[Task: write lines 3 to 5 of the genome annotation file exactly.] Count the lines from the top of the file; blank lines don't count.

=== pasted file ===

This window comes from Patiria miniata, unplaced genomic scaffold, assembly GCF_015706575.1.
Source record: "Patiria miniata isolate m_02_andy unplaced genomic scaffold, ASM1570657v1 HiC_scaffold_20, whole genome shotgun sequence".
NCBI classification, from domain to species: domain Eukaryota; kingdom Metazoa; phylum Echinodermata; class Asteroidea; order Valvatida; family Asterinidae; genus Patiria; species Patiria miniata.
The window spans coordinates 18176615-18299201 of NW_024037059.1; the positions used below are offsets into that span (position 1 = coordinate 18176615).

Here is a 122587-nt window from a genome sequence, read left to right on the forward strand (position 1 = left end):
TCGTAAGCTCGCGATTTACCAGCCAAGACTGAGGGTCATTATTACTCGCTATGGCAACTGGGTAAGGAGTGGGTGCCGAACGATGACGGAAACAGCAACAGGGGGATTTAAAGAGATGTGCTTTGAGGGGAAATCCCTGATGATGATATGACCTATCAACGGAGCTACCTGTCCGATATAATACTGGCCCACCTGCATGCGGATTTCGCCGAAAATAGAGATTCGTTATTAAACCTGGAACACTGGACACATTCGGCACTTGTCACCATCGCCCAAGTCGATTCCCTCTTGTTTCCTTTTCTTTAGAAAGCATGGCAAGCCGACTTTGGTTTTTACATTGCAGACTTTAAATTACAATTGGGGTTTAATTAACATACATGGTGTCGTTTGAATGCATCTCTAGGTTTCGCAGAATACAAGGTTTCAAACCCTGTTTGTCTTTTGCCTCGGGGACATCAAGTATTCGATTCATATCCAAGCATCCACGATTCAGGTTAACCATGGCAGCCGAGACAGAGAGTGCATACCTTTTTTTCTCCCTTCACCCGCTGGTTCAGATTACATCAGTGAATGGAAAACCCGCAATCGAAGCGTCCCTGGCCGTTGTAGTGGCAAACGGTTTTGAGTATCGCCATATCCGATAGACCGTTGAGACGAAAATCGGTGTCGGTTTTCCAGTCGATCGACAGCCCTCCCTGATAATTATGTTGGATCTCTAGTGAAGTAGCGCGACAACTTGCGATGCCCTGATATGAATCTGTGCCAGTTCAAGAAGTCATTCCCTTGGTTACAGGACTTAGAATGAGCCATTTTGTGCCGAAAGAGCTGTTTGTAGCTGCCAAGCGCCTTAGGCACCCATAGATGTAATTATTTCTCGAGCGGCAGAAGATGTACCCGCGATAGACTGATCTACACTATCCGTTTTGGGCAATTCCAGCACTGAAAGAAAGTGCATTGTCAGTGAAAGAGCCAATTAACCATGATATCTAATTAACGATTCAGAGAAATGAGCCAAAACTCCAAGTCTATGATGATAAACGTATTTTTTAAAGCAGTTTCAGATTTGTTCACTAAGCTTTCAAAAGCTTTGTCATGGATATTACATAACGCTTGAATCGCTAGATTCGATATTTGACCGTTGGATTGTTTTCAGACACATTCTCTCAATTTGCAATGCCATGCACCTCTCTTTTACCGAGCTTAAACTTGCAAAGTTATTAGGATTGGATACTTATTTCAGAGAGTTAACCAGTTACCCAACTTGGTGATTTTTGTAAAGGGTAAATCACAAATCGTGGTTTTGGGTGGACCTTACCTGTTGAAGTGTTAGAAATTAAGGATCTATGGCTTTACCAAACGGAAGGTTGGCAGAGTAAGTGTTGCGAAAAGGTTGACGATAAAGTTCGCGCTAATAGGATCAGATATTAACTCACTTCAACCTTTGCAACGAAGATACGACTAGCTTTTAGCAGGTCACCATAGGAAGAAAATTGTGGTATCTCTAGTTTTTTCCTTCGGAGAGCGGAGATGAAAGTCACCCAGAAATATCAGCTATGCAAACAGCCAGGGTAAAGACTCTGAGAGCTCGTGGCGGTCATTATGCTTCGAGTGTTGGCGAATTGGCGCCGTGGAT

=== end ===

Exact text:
NCBI classification, from domain to species: domain Eukaryota; kingdom Metazoa; phylum Echinodermata; class Asteroidea; order Valvatida; family Asterinidae; genus Patiria; species Patiria miniata.
The window spans coordinates 18176615-18299201 of NW_024037059.1; the positions used below are offsets into that span (position 1 = coordinate 18176615).

Here is a 122587-nt window from a genome sequence, read left to right on the forward strand (position 1 = left end):